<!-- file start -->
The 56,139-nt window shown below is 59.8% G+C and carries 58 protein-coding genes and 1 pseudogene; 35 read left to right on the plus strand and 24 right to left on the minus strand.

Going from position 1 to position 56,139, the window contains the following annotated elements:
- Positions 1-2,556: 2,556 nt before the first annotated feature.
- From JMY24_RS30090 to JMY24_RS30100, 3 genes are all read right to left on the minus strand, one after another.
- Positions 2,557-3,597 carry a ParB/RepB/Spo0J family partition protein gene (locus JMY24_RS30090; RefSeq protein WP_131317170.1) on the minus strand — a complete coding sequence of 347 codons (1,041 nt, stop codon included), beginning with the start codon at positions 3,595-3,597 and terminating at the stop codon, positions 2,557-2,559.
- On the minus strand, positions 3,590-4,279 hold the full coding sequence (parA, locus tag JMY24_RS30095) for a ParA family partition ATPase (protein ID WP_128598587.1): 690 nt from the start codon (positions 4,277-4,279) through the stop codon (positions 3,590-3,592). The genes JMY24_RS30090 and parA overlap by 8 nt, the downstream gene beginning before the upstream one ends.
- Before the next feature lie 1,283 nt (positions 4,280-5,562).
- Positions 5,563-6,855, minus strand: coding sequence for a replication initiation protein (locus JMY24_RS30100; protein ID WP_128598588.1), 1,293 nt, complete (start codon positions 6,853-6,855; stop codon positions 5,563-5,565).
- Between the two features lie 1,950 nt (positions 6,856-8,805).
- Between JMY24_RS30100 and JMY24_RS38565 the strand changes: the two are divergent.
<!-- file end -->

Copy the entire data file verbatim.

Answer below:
The 56,139-nt window shown below is 59.8% G+C and carries 58 protein-coding genes and 1 pseudogene; 35 read left to right on the plus strand and 24 right to left on the minus strand.

Going from position 1 to position 56,139, the window contains the following annotated elements:
- Positions 1-2,556: 2,556 nt before the first annotated feature.
- From JMY24_RS30090 to JMY24_RS30100, 3 genes are all read right to left on the minus strand, one after another.
- Positions 2,557-3,597 carry a ParB/RepB/Spo0J family partition protein gene (locus JMY24_RS30090; RefSeq protein WP_131317170.1) on the minus strand — a complete coding sequence of 347 codons (1,041 nt, stop codon included), beginning with the start codon at positions 3,595-3,597 and terminating at the stop codon, positions 2,557-2,559.
- On the minus strand, positions 3,590-4,279 hold the full coding sequence (parA, locus tag JMY24_RS30095) for a ParA family partition ATPase (protein ID WP_128598587.1): 690 nt from the start codon (positions 4,277-4,279) through the stop codon (positions 3,590-3,592). The genes JMY24_RS30090 and parA overlap by 8 nt, the downstream gene beginning before the upstream one ends.
- Before the next feature lie 1,283 nt (positions 4,280-5,562).
- Positions 5,563-6,855, minus strand: coding sequence for a replication initiation protein (locus JMY24_RS30100; protein ID WP_128598588.1), 1,293 nt, complete (start codon positions 6,853-6,855; stop codon positions 5,563-5,565).
- Between the two features lie 1,950 nt (positions 6,856-8,805).
- Between JMY24_RS30100 and JMY24_RS38565 the strand changes: the two are divergent.